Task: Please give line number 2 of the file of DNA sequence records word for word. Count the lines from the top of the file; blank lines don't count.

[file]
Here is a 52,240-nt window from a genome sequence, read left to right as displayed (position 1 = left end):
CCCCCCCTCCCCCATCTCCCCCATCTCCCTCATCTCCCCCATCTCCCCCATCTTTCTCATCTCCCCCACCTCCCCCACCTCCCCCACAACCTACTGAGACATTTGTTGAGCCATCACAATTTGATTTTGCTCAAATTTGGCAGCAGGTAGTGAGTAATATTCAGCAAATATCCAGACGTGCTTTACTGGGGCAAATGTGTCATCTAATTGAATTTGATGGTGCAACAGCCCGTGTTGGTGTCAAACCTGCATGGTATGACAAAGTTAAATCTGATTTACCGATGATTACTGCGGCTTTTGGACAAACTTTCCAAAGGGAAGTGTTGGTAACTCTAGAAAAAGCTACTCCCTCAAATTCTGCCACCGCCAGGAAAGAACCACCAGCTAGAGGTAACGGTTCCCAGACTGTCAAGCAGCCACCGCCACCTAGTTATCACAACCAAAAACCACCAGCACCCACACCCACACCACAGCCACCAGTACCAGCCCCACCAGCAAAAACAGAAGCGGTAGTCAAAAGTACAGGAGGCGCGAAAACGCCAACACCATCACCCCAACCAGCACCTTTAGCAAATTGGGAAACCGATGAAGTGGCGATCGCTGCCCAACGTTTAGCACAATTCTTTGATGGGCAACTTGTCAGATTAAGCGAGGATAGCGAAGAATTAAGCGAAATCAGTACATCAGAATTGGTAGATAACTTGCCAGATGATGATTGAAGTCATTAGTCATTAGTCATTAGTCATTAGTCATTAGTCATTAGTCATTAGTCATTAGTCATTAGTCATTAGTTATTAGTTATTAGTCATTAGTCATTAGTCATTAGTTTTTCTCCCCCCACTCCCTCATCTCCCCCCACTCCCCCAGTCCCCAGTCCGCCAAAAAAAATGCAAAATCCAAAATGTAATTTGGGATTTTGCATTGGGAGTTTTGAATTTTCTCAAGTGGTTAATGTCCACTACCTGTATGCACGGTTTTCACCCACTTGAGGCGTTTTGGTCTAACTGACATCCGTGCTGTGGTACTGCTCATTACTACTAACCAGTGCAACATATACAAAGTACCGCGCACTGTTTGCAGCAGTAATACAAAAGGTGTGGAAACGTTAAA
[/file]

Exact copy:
CCCCCCCTCCCCCATCTCCCCCATCTCCCTCATCTCCCCCATCTCCCCCATCTTTCTCATCTCCCCCACCTCCCCCACCTCCCCCACAACCTACTGAGACATTTGTTGAGCCATCACAATTTGATTTTGCTCAAATTTGGCAGCAGGTAGTGAGTAATATTCAGCAAATATCCAGACGTGCTTTACTGGGGCAAATGTGTCATCTAATTGAATTTGATGGTGCAACAGCCCGTGTTGGTGTCAAACCTGCATGGTATGACAAAGTTAAATCTGATTTACCGATGATTACTGCGGCTTTTGGACAAACTTTCCAAAGGGAAGTGTTGGTAACTCTAGAAAAAGCTACTCCCTCAAATTCTGCCACCGCCAGGAAAGAACCACCAGCTAGAGGTAACGGTTCCCAGACTGTCAAGCAGCCACCGCCACCTAGTTATCACAACCAAAAACCACCAGCACCCACACCCACACCACAGCCACCAGTACCAGCCCCACCAGCAAAAACAGAAGCGGTAGTCAAAAGTACAGGAGGCGCGAAAACGCCAACACCATCACCCCAACCAGCACCTTTAGCAAATTGGGAAACCGATGAAGTGGCGATCGCTGCCCAACGTTTAGCACAATTCTTTGATGGGCAACTTGTCAGATTAAGCGAGGATAGCGAAGAATTAAGCGAAATCAGTACATCAGAATTGGTAGATAACTTGCCAGATGATGATTGAAGTCATTAGTCATTAGTCATTAGTCATTAGTCATTAGTCATTAGTCATTAGTCATTAGTCATTAGTCATTAGTTATTAGTTATTAGTCATTAGTCATTAGTCATTAGTTTTTCTCCCCCCACTCCCTCATCTCCCCCCACTCCCCCAGTCCCCAGTCCGCCAAAAAAAATGCAAAATCCAAAATGTAATTTGGGATTTTGCATTGGGAGTTTTGAATTTTCTCAAGTGGTTAATGTCCACTACCTGTATGCACGGTTTTCACCCACTTGAGGCGTTTTGGTCTAACTGACATCCGTGCTGTGGTACTGCTCATTACTACTAACCAGTGCAACATATACAAAGTACCGCGCACTGTTTGCAGCAGTAATACAAAAGGTGTGGAAACGTTAAA